Fuller's earth is a kind of absorbent clay that got its name back in the days when English textile workers combined it with water, urine, and the cleansing herb soapwort (Saponaria officinalis) to extract grease and oil from newly woven woolen cloth. "Fuller" is an old name for a worker of cloth, hence the name "fuller"s earth" for this clay. Its technical names are attapulgite or montmorillonite.
Today, fuller's earth is most commonly used in the United States in kitty litter, but it is also widely used in industry to absorb oil and grease, as a carrier of pesticides, as a flow control agent in animal feed as well as in adhesives, asphalt emulsions and tiles, paint, paper coating and textiles. You can use it at home to absorb oil spills in the garage or driveway or to remove wine stains from non-washable materials. Fuller's earth is also contained in some facial masks and is considered so safe that you can use it instead of baby powder when diapering an infant.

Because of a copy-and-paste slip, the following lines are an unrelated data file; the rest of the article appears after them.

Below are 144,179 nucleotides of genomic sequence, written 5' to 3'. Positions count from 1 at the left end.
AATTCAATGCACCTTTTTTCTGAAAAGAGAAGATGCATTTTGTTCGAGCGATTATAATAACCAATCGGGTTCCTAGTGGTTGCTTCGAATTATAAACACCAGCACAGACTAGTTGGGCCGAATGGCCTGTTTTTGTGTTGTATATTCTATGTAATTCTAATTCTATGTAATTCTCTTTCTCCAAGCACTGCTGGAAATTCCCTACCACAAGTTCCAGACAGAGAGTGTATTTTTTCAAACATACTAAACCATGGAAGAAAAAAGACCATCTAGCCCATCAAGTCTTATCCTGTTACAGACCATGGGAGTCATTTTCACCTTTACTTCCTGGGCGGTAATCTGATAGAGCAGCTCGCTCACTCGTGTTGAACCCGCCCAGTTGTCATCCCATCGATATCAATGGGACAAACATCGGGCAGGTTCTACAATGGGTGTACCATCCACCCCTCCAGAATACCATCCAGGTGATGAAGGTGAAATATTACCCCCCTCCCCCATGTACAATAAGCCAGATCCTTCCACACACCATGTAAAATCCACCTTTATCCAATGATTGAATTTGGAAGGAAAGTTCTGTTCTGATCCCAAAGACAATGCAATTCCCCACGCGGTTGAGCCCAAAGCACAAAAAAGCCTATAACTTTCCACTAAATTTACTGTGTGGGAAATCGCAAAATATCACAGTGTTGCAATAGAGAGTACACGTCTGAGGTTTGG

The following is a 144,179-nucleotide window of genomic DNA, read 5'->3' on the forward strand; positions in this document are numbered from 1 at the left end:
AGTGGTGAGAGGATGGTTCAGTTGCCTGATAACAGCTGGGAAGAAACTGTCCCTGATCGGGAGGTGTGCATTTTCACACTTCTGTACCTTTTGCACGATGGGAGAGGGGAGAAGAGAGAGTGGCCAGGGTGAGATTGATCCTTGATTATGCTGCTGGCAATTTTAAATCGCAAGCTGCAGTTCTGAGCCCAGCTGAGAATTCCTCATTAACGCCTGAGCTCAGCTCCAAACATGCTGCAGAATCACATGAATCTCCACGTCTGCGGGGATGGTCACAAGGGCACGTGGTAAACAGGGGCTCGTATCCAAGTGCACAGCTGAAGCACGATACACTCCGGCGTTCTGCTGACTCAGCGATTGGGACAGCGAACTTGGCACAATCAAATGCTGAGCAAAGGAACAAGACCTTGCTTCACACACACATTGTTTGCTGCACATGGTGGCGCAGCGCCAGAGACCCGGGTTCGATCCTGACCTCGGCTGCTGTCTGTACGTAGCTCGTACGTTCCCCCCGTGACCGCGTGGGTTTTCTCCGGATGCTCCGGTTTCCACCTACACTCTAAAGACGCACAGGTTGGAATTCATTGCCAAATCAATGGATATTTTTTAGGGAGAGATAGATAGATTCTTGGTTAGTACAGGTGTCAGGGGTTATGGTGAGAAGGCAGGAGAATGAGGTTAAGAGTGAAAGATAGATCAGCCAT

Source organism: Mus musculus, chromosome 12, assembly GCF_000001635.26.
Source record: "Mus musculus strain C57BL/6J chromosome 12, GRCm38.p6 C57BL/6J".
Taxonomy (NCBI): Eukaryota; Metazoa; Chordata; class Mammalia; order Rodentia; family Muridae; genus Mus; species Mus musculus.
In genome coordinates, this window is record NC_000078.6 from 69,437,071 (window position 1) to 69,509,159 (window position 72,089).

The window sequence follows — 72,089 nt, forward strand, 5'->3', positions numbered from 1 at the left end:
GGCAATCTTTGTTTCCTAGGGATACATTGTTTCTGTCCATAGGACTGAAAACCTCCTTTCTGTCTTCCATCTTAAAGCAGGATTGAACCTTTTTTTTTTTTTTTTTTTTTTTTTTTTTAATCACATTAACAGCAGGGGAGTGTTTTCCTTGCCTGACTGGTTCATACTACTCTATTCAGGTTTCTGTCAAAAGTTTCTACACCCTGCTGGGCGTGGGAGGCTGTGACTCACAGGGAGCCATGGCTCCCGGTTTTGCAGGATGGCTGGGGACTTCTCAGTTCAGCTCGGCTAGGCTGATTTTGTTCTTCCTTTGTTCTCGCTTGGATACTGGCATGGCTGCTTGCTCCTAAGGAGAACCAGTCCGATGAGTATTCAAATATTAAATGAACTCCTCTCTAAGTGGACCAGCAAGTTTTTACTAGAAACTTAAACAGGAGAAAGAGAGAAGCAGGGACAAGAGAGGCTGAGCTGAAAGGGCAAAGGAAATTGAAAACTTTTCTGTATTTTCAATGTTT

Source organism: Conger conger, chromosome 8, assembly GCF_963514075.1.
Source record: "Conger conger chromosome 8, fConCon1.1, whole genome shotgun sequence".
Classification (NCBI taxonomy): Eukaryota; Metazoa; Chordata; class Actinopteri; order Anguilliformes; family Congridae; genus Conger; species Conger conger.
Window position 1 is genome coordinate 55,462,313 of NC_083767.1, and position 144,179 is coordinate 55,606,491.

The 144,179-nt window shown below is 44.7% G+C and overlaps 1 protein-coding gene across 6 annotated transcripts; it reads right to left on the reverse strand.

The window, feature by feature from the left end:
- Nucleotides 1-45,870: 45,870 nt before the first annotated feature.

You'll also see attapulgite listed among the ingredients in some over-the-counter antidiarrheal treatments. Here, its absorbent qualities are believed to trap the bacteria causing the problem and help remove them from the body.
All told, fuller's earth is a very safe and useful product. However, the dust it can throw up may irritate the eyes. While breathing in the dust can't be entirely healthy, you probably would have to inhale large amounts over a long period of time to develop any medical problems. Prolonged heavy exposure can lead to scarring of the lungs (pneumonoconiosis), but this isn't common even among fuller's earth workers, and the one case I came across in a search of medical literature turned out to be relatively mild . I doubt that you're going to suffer any serious, long-term health consequences from your exposure to fuller's earth. But if you are at risk for further exposure, be sure to wear a protective mask.
Andrew Weil, M.D.